Barry Schwartz is a sociology professor at Swarthmore College and author of The Paradox of Choice. In this talk, he explains how and why the abundance of consumer choice in modern society is actually making people miserable.
But far from being a litany of despair, his is ultimately a message of hope, and a message implicitly supportive of the Simplicity Movement. Don’t think buying stuff through market transactions is necessarily going to lead to happiness, he is saying. Far from it. The path to true happiness does not consist in the limitless consumption and accumulation of material things. It consists instead in various non-material sources of satisfaction and meaning, like human relationships, creative activity, contemplation, and community engagement.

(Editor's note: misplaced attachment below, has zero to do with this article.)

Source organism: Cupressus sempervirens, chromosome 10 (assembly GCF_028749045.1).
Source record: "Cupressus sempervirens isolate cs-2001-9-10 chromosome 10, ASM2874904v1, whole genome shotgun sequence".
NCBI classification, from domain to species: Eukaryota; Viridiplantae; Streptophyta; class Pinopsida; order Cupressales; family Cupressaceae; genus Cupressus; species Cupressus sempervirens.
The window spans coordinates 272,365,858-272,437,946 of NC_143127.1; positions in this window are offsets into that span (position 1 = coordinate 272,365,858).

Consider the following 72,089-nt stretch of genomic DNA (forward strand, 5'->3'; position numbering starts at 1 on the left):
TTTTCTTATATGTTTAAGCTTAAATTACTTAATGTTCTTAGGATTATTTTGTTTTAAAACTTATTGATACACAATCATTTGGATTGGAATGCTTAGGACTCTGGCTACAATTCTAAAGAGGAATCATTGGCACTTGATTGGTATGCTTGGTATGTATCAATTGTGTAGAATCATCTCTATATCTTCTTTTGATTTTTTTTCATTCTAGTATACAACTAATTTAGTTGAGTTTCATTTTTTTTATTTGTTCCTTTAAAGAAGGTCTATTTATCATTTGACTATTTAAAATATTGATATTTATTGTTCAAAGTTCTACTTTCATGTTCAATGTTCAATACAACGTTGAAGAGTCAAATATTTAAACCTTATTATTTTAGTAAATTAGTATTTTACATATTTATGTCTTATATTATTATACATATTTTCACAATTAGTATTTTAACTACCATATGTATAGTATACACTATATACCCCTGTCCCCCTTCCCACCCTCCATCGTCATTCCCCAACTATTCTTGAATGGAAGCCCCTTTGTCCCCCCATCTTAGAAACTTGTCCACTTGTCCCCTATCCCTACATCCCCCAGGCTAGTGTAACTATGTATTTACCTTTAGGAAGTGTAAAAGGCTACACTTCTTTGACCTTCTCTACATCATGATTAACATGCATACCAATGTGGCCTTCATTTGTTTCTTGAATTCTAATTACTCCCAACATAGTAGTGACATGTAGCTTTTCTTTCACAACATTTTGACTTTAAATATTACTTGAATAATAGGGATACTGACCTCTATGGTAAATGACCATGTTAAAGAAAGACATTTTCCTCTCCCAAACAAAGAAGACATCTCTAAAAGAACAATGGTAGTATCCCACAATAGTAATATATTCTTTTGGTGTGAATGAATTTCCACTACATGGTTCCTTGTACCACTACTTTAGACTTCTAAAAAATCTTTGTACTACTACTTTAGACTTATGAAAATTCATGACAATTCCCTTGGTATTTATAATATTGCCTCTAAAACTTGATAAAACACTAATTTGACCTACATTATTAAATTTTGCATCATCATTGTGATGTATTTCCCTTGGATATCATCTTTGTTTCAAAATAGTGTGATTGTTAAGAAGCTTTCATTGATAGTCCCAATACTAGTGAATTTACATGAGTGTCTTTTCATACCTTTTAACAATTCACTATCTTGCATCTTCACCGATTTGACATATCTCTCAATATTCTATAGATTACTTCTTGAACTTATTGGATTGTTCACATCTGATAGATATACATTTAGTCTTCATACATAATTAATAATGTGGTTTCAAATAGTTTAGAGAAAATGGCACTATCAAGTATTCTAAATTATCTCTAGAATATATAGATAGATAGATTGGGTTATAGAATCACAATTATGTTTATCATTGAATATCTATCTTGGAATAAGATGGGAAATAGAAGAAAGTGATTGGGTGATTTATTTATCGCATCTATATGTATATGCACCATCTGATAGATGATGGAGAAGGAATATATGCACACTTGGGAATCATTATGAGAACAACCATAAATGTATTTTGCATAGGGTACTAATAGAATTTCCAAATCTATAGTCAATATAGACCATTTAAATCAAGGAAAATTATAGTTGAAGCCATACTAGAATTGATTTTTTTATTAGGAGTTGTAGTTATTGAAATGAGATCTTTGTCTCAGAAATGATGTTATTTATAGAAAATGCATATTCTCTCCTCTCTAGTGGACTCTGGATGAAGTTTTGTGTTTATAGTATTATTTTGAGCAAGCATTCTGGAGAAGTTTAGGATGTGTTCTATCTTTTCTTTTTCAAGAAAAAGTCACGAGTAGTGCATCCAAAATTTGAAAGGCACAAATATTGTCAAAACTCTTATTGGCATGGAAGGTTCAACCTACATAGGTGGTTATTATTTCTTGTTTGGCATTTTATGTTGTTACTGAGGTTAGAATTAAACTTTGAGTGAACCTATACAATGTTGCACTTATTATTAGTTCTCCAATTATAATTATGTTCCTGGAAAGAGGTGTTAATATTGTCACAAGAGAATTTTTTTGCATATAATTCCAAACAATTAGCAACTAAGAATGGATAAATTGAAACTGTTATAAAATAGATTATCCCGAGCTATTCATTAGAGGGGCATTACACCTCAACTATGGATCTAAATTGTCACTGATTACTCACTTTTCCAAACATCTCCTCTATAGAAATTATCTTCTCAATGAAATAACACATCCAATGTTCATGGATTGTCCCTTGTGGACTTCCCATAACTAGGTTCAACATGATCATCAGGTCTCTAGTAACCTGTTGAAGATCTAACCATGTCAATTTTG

In short, sociologists like Schwartz explain why, in affluent societies, at least, money and possessions are much less important to human flourishing than people might at first think. There may well be problems with Schwartz’s analysis in places, and perhaps he overstates some issues. But he presents an interesting and provocative case, and he is one of surprisingly few thinkers who are prepared to consider what role politics has in shaping consumption habits in market societies. Food for thought!